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What is an owner to do with that vacation property when they stop vacationing there?  What sustains an investment in an apartment building or multi-family housing?  What seems to be the most common real estate activity where people still struggle?  The answer to all 3 questions is one word: Rental.The rental of real estate seems like a very straightforward way to generate income from ownership of a property.  Anyone can do it.  Right?  Getting someone to move into your residential property and collecting money from them on a periodic basis is a great way to keep your investment productive, and truly anyone can do it.  However, there are many snags you can face along the way if you don’t have the advice of a real estate attorney on your side.  For this series I’m going to address 5 of the most common pitfalls that my clients encounter in the rental of their residential property.Number 1: Mishandled or Co-Mingled Security Deposits

Florida law requires that landlords exercise 1 of 3 options with regard to safe keeping of advanced rent and security deposits: hold them in a separate non-interest bearing account, hold them in a separate interest-bearing account, or post a surety bond (FS §83.49).  Who wants to go through the trouble of posting a surety bond (or finding out what a surety bond actually is for that matter)?  The simplest option is one of the first 2.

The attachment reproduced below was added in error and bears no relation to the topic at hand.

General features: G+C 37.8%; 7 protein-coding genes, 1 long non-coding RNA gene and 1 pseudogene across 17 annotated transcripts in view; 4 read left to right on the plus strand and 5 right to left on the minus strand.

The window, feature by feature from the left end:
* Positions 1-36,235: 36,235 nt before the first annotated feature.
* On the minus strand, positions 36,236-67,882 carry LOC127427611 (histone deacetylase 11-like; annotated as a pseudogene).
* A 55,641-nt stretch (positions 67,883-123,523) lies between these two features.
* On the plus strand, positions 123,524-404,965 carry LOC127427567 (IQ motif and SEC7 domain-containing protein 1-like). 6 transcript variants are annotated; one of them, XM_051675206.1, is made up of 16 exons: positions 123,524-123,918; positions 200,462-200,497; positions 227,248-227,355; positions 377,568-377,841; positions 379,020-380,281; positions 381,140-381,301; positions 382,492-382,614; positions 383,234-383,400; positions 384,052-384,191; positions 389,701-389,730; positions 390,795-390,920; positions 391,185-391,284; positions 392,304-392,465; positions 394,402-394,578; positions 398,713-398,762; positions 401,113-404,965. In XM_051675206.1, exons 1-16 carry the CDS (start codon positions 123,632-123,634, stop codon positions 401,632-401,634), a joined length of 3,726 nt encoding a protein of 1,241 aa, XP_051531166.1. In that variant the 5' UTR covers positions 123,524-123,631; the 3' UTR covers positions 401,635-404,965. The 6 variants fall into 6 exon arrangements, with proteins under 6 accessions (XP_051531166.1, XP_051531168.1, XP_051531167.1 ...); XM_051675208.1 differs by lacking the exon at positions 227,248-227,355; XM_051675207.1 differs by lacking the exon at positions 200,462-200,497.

However, many landlords don’t go through the trouble of forming a separate account to hold these monies that belong to the tenant.  The law also requires the landlord to notify the tenant in the lease where the money is being held, or in writing within 30 days of receipt.  Many don’t.  They should!  Taking these simple steps will prevent a lot of headaches and scorn from the courts upon termination of the lease, should there be a dispute over these funds.  Just remember, don’t mix in any of your own money with the tenant’s money.  This is called co-mingling, and Florida law prohibits it.  Also be sure to retain a copy of the notice given to tenants as to the whereabouts of their deposits for your records.